I'm happy to say that as a reader and reviewer, I saw no signs that this book was affected by the author's grief and loss. To his credit, Written In Blood is just as gripping as the previous two in the series (Hunting Evil and The Gallery of the Dead) and was actually a five star read for me.

Highly recommended for fans of crime fiction.

Carpe Librum!
My Rating:

13 August 2020

Review: Flyaway by Kathleen Jennings

Flyaway by Kathleen Jennings book cover
* Copy courtesy of Pan Macmillan *

Written by Australian Kathleen Jennings, Flyaway is a novella full of stories within stories, delivered in a shroud of myth, legend, folklore and superstition that kept me guessing.

Our protagonist Bettina has a mysterious past and she's determined to find out what happened to her brothers - and herself - several years ago.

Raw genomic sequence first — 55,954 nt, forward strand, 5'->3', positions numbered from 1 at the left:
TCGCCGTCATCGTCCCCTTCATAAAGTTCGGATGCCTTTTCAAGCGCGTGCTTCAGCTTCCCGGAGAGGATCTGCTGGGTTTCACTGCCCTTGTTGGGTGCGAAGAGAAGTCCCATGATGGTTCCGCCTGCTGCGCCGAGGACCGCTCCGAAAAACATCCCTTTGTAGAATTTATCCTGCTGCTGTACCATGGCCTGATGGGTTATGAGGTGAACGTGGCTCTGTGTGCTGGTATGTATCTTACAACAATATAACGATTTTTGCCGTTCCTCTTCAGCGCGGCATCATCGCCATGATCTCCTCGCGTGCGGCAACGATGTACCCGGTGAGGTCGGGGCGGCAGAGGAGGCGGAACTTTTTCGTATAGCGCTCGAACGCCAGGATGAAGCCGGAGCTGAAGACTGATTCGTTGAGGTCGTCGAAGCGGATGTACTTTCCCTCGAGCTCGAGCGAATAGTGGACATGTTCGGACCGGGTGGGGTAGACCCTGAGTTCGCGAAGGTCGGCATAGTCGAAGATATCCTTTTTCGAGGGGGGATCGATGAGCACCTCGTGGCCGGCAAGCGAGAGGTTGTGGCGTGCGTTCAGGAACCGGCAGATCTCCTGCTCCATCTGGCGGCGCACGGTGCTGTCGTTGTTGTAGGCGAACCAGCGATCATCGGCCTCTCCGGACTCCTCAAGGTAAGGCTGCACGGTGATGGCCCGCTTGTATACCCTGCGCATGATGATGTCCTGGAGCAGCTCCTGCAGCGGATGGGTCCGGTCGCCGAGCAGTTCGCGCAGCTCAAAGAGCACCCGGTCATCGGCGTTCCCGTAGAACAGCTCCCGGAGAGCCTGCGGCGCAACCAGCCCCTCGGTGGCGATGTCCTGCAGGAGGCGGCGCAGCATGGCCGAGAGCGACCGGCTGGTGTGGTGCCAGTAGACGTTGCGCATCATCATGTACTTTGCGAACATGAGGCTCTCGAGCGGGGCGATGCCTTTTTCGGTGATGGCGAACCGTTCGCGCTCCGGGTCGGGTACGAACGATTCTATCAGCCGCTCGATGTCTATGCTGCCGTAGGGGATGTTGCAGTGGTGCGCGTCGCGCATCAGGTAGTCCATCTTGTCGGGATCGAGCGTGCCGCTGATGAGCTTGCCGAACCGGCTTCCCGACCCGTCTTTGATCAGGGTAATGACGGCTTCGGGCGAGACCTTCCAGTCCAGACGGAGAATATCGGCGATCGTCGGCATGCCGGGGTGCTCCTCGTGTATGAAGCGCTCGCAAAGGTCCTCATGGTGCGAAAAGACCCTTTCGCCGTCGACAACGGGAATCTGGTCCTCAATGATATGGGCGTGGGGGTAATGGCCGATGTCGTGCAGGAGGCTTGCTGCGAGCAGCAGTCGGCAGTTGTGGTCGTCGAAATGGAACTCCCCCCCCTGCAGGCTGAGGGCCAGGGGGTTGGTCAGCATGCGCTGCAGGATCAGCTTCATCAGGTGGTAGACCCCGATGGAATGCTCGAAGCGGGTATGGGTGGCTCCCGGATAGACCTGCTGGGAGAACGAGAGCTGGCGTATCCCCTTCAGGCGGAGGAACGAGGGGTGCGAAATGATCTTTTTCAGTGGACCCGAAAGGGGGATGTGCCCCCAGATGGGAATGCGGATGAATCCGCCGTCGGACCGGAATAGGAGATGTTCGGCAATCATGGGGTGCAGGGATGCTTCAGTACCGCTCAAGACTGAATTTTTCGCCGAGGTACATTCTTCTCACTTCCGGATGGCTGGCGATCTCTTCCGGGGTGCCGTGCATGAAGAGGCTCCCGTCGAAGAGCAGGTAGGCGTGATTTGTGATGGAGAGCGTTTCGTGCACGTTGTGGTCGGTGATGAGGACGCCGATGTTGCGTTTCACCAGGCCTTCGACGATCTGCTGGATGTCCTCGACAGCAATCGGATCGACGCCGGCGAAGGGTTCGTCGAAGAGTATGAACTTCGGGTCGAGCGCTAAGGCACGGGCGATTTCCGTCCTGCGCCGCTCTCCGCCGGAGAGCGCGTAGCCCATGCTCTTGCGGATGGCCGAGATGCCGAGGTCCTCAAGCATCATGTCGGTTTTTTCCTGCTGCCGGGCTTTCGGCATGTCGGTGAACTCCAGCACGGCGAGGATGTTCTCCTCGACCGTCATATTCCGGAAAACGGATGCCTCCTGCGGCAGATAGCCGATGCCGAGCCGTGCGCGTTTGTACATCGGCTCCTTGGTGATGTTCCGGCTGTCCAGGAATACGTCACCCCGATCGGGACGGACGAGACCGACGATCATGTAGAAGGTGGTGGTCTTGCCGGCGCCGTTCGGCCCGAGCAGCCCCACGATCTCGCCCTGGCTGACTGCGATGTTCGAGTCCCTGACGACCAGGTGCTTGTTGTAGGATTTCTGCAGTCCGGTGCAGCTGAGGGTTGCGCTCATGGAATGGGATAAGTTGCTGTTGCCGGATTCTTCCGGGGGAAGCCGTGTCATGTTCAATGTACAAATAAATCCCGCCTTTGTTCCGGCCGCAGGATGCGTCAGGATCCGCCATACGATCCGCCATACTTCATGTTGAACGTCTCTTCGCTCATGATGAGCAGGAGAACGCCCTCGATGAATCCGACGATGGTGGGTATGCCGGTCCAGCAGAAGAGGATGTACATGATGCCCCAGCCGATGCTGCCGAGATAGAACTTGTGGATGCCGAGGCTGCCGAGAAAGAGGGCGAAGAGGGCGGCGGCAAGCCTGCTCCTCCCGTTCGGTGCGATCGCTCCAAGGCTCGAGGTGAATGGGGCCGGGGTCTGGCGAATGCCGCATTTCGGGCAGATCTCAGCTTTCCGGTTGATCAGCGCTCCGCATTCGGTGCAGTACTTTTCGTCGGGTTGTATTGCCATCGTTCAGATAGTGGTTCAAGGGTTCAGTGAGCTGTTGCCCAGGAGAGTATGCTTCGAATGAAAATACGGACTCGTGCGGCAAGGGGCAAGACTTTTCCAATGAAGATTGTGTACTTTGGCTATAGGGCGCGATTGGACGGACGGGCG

Set in outback Australia, the beautiful writing, evocative descriptions and imagery brought the once familiar landscape to life in a new and eerie light. The rural area was both peaceful and menacing, the town a haven for a close knit community as well as a place seething under the surface with fear and mistrust.

A combination of urban fantasy and magical realism, Flyaway is full of mysterious disappearances, creatures that lurk in the shadows and a slight otherness that you can never quite put your finger on.

The structure, lyrical prose and fairytale elements reminded me a great deal of The Starless Sea by Erin Morgenstern. And just like that book, I enjoyed the writing, the world building and stories within stories, but I was never confident of maintaining a full and clear picture of what was actually happening at any given time.

Presented with an exquisite cover design and french flaps, Flyaway is a gothic Australian fairytale that might just penetrate the pages into your subconscious.